Poetry Explorer- Classic Contemporary Poetry, DAY COACH, by MALCOLM COWLEY



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DAY COACH, by             Poet's Biography
First Line: Tickets please
Last Line: He stumbled off with his burden of stars and hills.
Subject(s): Railroads; Stations Of The Cross; Tourists; Travel; Railways; Trains; Journeys; Trips


I

TICKETS PLEASE
said the conductor and Benjamin settled back
into his seat and by this action wrapped
the overcoat of solitude around him.

Strangers brushed past
down the aisle, soiling only
the fringes of this mantle;

his eyes had turned
to watch the hills that so proceeded like awkward
vast dancers across the curtain of his eyes
to watch the moving
mist of his breath as it crept along the pane.

II

He says to himself
— it is the placing
of the foot upon the step deposited by the porter
it is the leisurely
procession with baggage up a red-plush aisle
out of such gestures there grows
the act of travel.
Johnstown, Pittsburgh: these cities
escape the grasp of the hand
these cities are pimpled on hills
Manhattan is corseted briefly about with waters.

You climb into a train, give a tip, open a paper, light a cigar, and the
landscape
jerks unevenly past.
Your knees straighten
automatically at Pittsburgh; a porter takes the luggage, saying rapidly
— this way to a taxi, Boss
this way to a taxi.

The hills and fields of Pennsylvania quiver
behind you vaguely, the landscape of a dream.

III

As the other train passed he looked through the plate glass of the dining car
— the other — and saw a fork suspended in the air and before it had
finished its journey he was peering into a smoking car with a silver haze and
four men playing cards over a suitcase clamped to their knees. A world, a
veritable world, as seen beneath the microscope. A world in an envelope sealed
with the red tail light that proceeded gravely past him up the track. A world
sealed out of his world and living for thirty-five seconds of his life.

IV

This bell which suddenly greets us at a crossing
and dies as suddenly; somewhere this bell
rings on for other trains.

A girl stands waving to us in a doorway
down a hillside children run to meet us
a man fishes in a muddy river;

they disappear. Somewhere the handkerchief
still waves against the train; children still play
and I, if I descended from the train
would live eternally in these brief towns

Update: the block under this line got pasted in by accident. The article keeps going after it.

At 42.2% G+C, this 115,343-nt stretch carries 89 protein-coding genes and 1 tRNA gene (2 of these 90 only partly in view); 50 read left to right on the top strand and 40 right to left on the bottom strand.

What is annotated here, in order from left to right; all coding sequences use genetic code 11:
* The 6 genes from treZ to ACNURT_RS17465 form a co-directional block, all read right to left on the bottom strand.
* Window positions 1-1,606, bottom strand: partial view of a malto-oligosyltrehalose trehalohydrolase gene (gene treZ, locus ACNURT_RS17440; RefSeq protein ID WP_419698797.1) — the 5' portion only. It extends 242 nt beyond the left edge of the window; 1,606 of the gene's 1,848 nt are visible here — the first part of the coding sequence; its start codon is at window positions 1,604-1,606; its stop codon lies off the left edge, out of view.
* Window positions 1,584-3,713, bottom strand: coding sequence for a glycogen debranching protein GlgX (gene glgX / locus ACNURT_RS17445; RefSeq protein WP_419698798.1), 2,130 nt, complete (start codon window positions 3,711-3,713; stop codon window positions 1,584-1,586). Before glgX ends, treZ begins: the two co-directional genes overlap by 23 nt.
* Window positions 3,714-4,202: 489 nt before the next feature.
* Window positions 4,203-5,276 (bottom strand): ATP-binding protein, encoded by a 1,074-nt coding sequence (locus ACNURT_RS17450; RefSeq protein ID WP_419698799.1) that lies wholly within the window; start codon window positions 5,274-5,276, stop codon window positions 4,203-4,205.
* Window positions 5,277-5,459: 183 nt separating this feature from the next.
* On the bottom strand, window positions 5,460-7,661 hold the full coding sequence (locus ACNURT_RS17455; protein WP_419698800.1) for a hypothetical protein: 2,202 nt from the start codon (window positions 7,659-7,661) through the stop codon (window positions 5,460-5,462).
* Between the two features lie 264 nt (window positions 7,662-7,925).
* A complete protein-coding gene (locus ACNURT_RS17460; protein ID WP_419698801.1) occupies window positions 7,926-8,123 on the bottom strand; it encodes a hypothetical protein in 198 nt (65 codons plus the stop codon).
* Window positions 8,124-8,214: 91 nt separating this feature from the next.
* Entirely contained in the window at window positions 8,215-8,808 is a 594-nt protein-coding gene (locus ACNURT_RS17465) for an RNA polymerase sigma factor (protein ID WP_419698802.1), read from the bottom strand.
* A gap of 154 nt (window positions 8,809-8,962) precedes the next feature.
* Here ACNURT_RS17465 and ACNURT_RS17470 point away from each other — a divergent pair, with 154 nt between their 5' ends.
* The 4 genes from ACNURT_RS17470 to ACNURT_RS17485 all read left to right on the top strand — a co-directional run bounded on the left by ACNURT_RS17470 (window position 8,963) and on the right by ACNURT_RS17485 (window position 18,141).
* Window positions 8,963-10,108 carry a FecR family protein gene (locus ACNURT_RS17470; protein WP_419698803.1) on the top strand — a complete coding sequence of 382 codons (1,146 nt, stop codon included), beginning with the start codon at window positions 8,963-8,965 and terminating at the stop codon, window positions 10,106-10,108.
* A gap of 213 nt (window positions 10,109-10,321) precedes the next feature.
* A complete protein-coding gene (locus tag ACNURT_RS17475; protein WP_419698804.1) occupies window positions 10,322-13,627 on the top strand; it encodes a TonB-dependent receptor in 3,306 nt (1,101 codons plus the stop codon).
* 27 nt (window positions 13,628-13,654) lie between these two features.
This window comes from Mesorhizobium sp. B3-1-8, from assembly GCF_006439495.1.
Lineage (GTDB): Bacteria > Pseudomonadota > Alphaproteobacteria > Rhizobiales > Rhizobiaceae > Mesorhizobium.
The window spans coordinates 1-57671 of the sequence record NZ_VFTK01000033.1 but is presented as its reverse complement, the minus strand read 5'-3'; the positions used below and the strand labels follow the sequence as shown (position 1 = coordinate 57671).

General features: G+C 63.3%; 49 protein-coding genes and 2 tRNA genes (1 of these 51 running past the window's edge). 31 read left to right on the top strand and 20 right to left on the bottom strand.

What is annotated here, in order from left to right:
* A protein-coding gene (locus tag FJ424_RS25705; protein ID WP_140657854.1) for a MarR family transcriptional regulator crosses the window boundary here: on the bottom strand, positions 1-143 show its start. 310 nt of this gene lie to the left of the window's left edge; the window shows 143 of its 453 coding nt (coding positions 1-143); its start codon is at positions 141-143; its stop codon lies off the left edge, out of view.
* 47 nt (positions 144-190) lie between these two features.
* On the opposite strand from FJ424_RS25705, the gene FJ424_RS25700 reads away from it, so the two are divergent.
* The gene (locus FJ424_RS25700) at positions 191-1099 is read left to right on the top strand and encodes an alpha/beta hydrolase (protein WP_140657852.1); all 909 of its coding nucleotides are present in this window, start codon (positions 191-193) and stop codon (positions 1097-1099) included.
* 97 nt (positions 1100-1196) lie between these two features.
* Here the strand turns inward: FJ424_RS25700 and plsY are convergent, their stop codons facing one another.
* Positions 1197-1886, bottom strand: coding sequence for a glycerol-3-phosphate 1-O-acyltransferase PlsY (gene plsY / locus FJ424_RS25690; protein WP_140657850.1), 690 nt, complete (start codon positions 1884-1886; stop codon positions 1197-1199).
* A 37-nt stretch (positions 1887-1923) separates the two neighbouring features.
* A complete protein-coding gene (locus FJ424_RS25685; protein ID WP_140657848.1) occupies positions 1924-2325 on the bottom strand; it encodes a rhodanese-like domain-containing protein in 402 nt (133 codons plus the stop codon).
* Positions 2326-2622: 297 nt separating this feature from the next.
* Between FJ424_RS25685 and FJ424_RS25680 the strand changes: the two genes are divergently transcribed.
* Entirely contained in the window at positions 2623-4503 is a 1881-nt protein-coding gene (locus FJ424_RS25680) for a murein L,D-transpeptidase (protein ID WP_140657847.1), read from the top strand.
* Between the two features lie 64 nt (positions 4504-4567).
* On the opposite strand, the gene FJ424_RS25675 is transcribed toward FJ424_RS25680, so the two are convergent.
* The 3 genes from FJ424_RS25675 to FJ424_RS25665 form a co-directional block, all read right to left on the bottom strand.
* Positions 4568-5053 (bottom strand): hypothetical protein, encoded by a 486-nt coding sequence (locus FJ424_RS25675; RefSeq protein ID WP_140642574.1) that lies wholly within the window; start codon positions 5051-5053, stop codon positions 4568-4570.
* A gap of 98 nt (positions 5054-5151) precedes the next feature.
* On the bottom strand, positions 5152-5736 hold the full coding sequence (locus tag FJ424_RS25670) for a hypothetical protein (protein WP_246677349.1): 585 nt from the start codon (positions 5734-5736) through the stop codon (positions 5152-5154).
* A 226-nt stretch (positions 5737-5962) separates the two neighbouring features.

these momentary towns which overhang
perilously, a momentary river.

V

The lights of the train now move
transversely across the water
across the water strides
the shadow of the engineer;
the square barred windows move across the water
as if they marked a prison that exists
never between four walls, but only moves
continually across a world of waters.

VI

His head drooped lower gradually; he dreamed
the locomotive boldly had deserted
the formidable assurance of steel rails;
it turned and leaped
like a beast hunted over the wooded slope
(and all the time the engineer leaning out of his cab and saying
— the four fourteen will be on time at Youngstown
the four fourteen will be on time WON'T it, Bill?).

His head drooped in a comfortable dream.

VII

Time is marked not by hours but by cities; we are one station before Altoona,
one station beyond Altoona; CRESSON change cars for Luckett, Munster and all
points on the line that runs tortuously back into a boyhood, with the burden of

a day dropping like ripe fruit at every revolution of the driving wheel, with a

year lost between each of the rickety stations: Beulah Road, Ebensburg, Nant-y-
glo; gather your luggage and move it towards the door. BIG BEND.

VIII

O voyagers, with you
I have moved like a firefly over the face of the waters
with you I was spit
like a cherry seed from the puckered lips of the tunnel:
come
let us join our hands
dance
ring around the rosy, farmer in the dell
round and round this clucking locomotive. Come!
(From red cabooses huddled in the yards
from engine cabs and roundhouses will stream
these others silently to join us.)
Come!

IX

Out of the group at the station no single form
detached itself to meet him.
The circle of their backs was a wall against him.

Oblongs of light reflected from the train
moved along the mountainside and vanished.

He buttoned his coat and stumbled into the darkness,
the darkness proceeded along with him until
he picked it up and wrapped it round his shoulders:

bending his shoulders under the weight of the darkness
he stumbled off with his burden of stars and hills.





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